Never had any critters in our garden!

When we moved from there in 1999, it was just before the big scare over the year 2000 thing. We did not know what was in store for us. But we had to get our own place. Renting meant someone else could always tell us what to do and limit our homesteading lifestyle. So we found our own homestead surrounded by thousands of acres of state forest, off-the-grid and just waiting for someone like us to love it and nurture it. Which, we have...........our Peaceful Forest Homestead gives us something that no other place could. Peacefulness, quiet, serene living with self-sufficiency as much as possible in these times. God is truly blessing us!

"For thou shalt eat the labour of thine hands, happy shalt thou be, and it shall be well with thee."

Copyright © 2010  Kathleen G. Lupole
All Photographs Copyright © 2010  Kathleen G. Lupole

Friday, November 26, 2010

Flashlights On The Homestead

Living with solar power in New York is not real easy at this time of year. It gets dark so early that our panels barely have enough time to charge our batteries. That wouldn't be so bad if our weather was bright and sunny all day but that is not the case here in New York state. So we use kerosene lamps in the evening and flashlights too. The kind of flashlights we like are the wind up type. I have seen reviews for them on Amazon where people have complained they are not bright enough. This review is for the Dynamo flashlight which is the exact same one I use. I have used these for many years now, if they get broke or lost, we just replace them.

When people complain about them not being bright enough, I think the problem is they are turning it on in a lit room. If you use them in the dark, they can be very bright. Of course you have to wind them. The more you wind them the brighter they are. That is how they are charged. I have no problem with them. My husband uses them going outside in the dark to give our horses their night hay. He has to go into the barn and then goes out in our paddock leaving piles of hay in various places. So they can graze. The flashlight works well for that.

It has two settings, so you have one LED bulb on, or all three for really bright lighting. I use mine in the evening mostly. But I can use it downstairs in my root cellar in the daytime, when it is dark down there. You just wind it up, and it'll stay lit for awhile. I am not sure how much they cost as my husband bought it as a gift for me and I didn't ask him the cost. It is a good way to not have to buy batteries all the time. Plus you have a flashlight that will always work. Good item for your BOB!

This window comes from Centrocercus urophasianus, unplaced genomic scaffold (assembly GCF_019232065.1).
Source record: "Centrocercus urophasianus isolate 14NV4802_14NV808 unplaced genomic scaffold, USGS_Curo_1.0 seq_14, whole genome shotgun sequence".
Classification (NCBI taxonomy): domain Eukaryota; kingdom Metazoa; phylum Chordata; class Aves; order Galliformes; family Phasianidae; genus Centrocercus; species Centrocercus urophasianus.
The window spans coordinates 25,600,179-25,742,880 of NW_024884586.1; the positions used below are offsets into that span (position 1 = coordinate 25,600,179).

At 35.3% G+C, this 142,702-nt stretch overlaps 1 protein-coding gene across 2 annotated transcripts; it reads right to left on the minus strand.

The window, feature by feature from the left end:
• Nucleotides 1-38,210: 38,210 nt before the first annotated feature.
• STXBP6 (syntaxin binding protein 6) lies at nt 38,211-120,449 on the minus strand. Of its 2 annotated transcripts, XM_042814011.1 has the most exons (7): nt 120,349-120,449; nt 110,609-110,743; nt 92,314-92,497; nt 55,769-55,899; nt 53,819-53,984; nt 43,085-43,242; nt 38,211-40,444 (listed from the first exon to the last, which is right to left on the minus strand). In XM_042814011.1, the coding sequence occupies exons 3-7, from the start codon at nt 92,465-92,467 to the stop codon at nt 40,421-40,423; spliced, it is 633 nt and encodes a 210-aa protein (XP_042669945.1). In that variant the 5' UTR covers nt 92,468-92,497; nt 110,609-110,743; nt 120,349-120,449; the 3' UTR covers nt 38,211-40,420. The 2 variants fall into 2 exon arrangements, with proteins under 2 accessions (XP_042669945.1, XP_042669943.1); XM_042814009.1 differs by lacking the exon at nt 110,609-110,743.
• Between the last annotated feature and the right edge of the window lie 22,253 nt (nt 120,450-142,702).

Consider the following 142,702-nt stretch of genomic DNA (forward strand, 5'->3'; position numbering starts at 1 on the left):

Oh, by the way, this is NOT a paid for review in any form. No free flashlight (darn!). Just a very happy customer! If you click my link on it I will make a small commission for you going there and purchasing it. A few cents, not the price of the flashlight, which I believe is $6.94 at this time. 

Copyright © 2010  Kathleen G. Lupole
All Photographs Copyright © 2010  Kathleen G. Lupole

Thursday, November 25, 2010

Canning Pumpkin From My Garden

This is the pumpkin I grew in my garden this year. It has been sitting several weeks, actually more than a month now, and was cured and ready for canning. Actually this pumpkin would have been a perfect "keeper" for storing in a root cellar or pantry. Good for eating later on in the winter. But I chose to can it because I don't want to decide one day that I want pumpkin and have to cut up a whole pumpkin then. Besides with just the two of us here, a whole pumpkin would have to be been canned anyway.

I was kind of sad about having to make that first cut into my big, beautiful pumpkin. He had been sitting on my kitchen floor ever since I brought him inside out of the cold. I had grown fond of him and now it was time to stick my knife into him. His skin was thick, a perfect pumpkin. I made that first cut and then cut it like a circle so I could get the top off. Like when you are doing a Jack O'Lantern.

Remove the top and then clean him out. I do this on top of a cookie tray. Pull all the threads and seeds out the best you can.

Once you have it open and cleaned out, it is easier to work with. I save my seeds and that will be a future post. So for now, I will say that you can save your seeds or roast them as many people do.